Dams Cause Emissions, Not Hydropower
Recently, the tech blog Engadget used a misleading headline to describe a half-truth about hydropower: hydropower dams create greenhouse gas emissions. While this is technically true, what they fail to mention is that all dams create emissions, whether they use hydroelectric equipment or not.
It’s important to consider the environmental impacts of new dam construction, but don’t confuse the environmental impacts of dams with those of hydropower overall. Not all hydropower requires dams, and very few dams even have hydroelectric turbines. Hydropower can make the best of a bad situation, but stringent regulations are keeping small hydropower from doing so and are inadvertently encouraging more harmful forms of hydropower.
Scientists have known for decades that reservoirs created by dams emit methane and carbon dioxide. But all dams emit greenhouse gases, not just hydroelectric ones. Existing dams were created for flood control or storing water, and have already simplified stream flow patterns, altered fish and wildlife migration patterns, and increased greenhouse gas emissions. Since these dams already exist, policymakers should consider using them to generate a reliable stream of renewable energy. If the problem is new dam construction in general, we need to avoid building dams and make the best use of those that already exist.
Hydropower no longer relies on new dam construction as it has in the past. A study by Oak Ridge National Laboratory found that the U.S. already has 54,000 existing dams that do not generate electricity, but have potential to do so. These dams are all producing greenhouse gas emissions without generating electricity. Developers can offset these emissions by installing hydroelectric turbines that generate electricity without burning fossil fuels. Removing existing dams does not reverse their impact, and emissions drop considerably as dams age. Since these dams have already been constructed, we may as well take advantage of the hydroelectric potential.
Aside from using existing dams, some types of hydropower use man-made water infrastructure like irrigation canals and municipal water pipes. By taking advantage of man-made water delivery systems, we can add even more clean and reliable hydropower to our electric grid with virtually no environmental impact. In some cases, retrofitting pipes with hydropower can actually help reduce water pressure to safe levels with the added bonus of generating affordable electricity.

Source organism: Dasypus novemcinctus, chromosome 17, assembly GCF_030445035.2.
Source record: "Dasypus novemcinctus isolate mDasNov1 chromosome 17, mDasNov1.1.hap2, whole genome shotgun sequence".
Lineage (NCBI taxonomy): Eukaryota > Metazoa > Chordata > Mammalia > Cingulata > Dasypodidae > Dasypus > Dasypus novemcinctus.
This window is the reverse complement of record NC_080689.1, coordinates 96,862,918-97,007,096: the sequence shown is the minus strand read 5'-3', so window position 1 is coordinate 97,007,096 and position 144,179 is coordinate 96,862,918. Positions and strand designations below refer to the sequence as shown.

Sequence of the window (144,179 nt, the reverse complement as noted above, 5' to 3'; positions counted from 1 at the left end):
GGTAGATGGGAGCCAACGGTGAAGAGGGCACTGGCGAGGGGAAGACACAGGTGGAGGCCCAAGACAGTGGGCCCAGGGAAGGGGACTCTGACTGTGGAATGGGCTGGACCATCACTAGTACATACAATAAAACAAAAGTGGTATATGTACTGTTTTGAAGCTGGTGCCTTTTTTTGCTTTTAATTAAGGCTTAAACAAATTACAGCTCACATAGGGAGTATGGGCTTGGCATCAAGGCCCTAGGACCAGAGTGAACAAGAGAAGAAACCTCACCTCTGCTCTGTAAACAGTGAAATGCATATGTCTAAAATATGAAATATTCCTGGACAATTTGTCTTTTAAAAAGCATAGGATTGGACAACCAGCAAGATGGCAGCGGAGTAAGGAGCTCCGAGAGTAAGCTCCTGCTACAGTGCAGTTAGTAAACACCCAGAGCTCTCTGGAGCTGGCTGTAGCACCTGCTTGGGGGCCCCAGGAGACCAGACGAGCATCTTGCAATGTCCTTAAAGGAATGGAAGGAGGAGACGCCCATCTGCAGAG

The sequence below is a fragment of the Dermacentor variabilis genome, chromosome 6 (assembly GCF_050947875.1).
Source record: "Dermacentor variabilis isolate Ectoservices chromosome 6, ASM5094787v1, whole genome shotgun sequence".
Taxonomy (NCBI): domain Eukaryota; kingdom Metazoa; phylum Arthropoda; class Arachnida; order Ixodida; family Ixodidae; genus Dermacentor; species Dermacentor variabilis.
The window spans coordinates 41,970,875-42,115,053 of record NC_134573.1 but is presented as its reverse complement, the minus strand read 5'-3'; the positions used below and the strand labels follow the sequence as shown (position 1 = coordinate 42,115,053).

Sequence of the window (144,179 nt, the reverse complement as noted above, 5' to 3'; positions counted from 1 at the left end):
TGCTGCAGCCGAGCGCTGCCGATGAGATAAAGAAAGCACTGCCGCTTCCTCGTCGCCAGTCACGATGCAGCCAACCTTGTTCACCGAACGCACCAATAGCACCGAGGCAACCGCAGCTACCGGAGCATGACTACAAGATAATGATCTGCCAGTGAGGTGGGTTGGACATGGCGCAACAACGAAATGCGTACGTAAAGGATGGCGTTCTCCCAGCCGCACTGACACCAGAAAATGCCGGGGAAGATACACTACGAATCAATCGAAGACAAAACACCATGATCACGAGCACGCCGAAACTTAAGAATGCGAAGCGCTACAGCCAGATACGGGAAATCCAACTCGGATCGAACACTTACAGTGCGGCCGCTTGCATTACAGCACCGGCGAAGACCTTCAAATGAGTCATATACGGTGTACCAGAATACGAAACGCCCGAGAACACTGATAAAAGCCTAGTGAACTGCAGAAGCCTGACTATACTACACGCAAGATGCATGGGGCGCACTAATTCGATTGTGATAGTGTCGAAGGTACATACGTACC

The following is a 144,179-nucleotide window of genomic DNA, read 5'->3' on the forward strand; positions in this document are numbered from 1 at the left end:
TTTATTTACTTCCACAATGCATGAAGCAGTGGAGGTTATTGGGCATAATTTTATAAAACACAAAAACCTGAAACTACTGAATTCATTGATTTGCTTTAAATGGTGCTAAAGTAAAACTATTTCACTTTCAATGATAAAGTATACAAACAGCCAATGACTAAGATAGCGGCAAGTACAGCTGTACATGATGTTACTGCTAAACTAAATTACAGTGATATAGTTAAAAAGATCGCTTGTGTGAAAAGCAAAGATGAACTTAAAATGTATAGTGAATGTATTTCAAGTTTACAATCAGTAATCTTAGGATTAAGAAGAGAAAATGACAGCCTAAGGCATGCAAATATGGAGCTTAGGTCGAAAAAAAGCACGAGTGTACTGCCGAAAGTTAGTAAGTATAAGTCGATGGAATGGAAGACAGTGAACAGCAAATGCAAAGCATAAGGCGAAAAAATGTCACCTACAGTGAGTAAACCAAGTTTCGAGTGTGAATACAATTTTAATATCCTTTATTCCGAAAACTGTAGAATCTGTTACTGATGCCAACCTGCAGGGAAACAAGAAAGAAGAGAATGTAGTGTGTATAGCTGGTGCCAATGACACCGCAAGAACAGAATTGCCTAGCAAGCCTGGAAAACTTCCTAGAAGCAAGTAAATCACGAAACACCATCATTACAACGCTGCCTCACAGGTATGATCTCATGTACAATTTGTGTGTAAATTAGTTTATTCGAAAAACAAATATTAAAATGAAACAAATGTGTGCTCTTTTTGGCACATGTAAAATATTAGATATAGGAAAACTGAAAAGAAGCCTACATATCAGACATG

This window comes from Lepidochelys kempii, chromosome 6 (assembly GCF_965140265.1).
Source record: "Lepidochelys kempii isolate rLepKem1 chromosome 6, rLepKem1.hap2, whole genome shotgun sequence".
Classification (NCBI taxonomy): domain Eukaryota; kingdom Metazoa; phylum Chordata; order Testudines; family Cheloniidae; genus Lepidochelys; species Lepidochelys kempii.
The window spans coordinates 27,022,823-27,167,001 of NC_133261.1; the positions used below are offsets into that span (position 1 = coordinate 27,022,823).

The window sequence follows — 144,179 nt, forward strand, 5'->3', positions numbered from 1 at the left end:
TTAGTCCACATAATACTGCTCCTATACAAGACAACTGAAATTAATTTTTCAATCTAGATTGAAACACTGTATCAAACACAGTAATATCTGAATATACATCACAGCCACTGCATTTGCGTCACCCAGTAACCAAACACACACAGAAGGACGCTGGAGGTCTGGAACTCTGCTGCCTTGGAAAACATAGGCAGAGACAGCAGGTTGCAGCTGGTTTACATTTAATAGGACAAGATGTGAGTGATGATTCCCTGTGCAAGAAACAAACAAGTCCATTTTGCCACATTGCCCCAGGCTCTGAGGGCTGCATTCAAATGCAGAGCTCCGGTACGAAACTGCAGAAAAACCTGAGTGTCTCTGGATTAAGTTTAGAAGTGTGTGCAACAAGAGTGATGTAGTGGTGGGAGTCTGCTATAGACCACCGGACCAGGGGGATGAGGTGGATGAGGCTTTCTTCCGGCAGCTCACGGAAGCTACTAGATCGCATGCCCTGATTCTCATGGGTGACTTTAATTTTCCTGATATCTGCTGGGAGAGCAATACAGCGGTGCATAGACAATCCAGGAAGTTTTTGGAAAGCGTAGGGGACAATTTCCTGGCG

The U.S. has potential to power tens of millions of homes with environmentally-friendly hydropower, but many environmentalists are fearful that hydropower often means new dam construction. This isn’t a problem with hydropower itself, but rather with the regulations that surround hydropower development. The licensing process for small and large hydropower are often the same, which encourages developers to build the largest project possible if they’re going through the hassle of a lengthy and expensive licensing process. The process was designed to make developers consider all the implications of new dam construction, but actually created obstacles that mostly serve to dissuade small developers.
The Bureau of Reclamation or Pacific Gas and Electric can afford millions of dollars and years of legal battles to build a new large dam, but the little guy can’t. Most farmers find it too hard to get approval to construct turbines in irrigation canals that would allow them to power their neighborhood. Ranchers often can’t afford the millions of dollars necessary to install a relatively inexpensive turbine in an existing dam on their property. Your local city council doesn’t have the time or manpower to obtain the right to install a turbine in the city’s water pipes. If we want to avoid generating electricity using environmentally-harmful energy sources, we need to make it easier to invest in renewable, reliable, and clean sources like small hydropower.
Devin Stein is a policy analysis at Strata, a policy research center in Logan, Utah.